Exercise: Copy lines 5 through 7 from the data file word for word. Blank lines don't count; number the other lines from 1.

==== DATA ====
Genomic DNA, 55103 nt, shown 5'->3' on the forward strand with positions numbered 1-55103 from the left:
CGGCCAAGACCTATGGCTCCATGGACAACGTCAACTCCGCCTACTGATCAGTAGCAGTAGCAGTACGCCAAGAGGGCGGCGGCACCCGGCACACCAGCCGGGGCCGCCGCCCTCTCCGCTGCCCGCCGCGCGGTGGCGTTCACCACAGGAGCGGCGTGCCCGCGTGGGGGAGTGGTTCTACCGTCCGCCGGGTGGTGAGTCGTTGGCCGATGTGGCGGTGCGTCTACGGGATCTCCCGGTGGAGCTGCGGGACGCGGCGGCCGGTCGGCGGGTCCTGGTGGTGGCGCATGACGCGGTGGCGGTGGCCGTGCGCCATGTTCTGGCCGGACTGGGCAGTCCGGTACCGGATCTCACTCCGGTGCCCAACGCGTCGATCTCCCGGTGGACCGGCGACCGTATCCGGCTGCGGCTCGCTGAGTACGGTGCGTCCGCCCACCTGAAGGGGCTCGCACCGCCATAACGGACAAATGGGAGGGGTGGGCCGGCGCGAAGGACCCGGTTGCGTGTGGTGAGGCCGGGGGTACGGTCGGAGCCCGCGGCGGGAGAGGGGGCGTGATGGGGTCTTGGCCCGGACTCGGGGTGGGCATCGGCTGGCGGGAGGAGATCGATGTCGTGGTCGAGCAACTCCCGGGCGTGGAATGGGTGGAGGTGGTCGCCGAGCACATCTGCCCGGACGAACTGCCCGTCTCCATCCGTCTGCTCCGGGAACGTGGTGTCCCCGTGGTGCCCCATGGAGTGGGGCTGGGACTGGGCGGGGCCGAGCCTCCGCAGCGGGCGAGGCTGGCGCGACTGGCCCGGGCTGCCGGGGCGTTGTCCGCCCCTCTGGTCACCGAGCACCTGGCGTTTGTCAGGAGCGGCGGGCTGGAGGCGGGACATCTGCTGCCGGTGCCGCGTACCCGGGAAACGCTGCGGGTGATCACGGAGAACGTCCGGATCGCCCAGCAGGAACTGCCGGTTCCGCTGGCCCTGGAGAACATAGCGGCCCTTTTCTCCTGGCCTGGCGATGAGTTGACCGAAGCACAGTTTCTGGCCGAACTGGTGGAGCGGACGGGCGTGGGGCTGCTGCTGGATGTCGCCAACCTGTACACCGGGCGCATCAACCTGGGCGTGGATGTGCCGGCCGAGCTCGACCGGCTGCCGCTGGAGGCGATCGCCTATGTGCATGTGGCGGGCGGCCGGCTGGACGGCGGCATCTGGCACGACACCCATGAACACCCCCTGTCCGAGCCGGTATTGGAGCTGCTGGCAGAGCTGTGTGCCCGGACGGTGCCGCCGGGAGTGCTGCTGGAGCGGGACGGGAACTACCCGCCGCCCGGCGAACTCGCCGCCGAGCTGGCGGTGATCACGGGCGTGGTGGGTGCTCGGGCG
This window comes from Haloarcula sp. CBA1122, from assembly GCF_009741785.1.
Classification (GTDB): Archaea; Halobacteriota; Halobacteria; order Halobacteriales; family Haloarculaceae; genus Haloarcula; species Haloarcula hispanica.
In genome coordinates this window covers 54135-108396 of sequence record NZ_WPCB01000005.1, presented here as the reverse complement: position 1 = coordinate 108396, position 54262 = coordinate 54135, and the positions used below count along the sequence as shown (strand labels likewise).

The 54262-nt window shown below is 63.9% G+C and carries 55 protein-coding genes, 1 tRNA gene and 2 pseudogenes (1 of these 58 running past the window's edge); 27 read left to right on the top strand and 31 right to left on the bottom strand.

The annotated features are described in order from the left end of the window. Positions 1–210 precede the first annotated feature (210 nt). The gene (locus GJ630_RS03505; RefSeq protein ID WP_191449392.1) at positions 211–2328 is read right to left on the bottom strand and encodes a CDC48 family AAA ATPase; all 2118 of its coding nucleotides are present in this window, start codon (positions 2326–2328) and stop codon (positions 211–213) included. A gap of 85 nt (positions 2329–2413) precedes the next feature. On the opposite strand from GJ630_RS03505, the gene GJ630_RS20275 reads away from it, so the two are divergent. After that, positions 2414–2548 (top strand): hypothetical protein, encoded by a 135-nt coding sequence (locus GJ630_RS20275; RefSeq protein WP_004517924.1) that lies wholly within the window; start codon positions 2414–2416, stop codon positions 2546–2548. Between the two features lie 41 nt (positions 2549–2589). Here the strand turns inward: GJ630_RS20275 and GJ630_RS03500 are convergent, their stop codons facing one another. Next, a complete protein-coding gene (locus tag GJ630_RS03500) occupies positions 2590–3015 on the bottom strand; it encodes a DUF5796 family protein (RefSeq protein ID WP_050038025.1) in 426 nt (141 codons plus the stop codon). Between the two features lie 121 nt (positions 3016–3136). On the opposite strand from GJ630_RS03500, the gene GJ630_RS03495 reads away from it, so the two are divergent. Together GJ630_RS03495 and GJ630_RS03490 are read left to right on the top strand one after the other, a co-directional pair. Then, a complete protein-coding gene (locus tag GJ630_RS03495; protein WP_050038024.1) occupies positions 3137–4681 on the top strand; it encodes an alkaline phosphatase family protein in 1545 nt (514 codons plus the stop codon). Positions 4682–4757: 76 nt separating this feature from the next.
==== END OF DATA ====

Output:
In genome coordinates this window covers 54135-108396 of sequence record NZ_WPCB01000005.1, presented here as the reverse complement: position 1 = coordinate 108396, position 54262 = coordinate 54135, and the positions used below count along the sequence as shown (strand labels likewise).

The 54262-nt window shown below is 63.9% G+C and carries 55 protein-coding genes, 1 tRNA gene and 2 pseudogenes (1 of these 58 running past the window's edge); 27 read left to right on the top strand and 31 right to left on the bottom strand.

The annotated features are described in order from the left end of the window. Positions 1–210 precede the first annotated feature (210 nt). The gene (locus GJ630_RS03505; RefSeq protein ID WP_191449392.1) at positions 211–2328 is read right to left on the bottom strand and encodes a CDC48 family AAA ATPase; all 2118 of its coding nucleotides are present in this window, start codon (positions 2326–2328) and stop codon (positions 211–213) included. A gap of 85 nt (positions 2329–2413) precedes the next feature. On the opposite strand from GJ630_RS03505, the gene GJ630_RS20275 reads away from it, so the two are divergent. After that, positions 2414–2548 (top strand): hypothetical protein, encoded by a 135-nt coding sequence (locus GJ630_RS20275; RefSeq protein WP_004517924.1) that lies wholly within the window; start codon positions 2414–2416, stop codon positions 2546–2548. Between the two features lie 41 nt (positions 2549–2589). Here the strand turns inward: GJ630_RS20275 and GJ630_RS03500 are convergent, their stop codons facing one another. Next, a complete protein-coding gene (locus tag GJ630_RS03500) occupies positions 2590–3015 on the bottom strand; it encodes a DUF5796 family protein (RefSeq protein ID WP_050038025.1) in 426 nt (141 codons plus the stop codon). Between the two features lie 121 nt (positions 3016–3136). On the opposite strand from GJ630_RS03500, the gene GJ630_RS03495 reads away from it, so the two are divergent. Together GJ630_RS03495 and GJ630_RS03490 are read left to right on the top strand one after the other, a co-directional pair. Then, a complete protein-coding gene (locus tag GJ630_RS03495; protein WP_050038024.1) occupies positions 3137–4681 on the top strand; it encodes an alkaline phosphatase family protein in 1545 nt (514 codons plus the stop codon). Positions 4682–4757: 76 nt separating this feature from the next.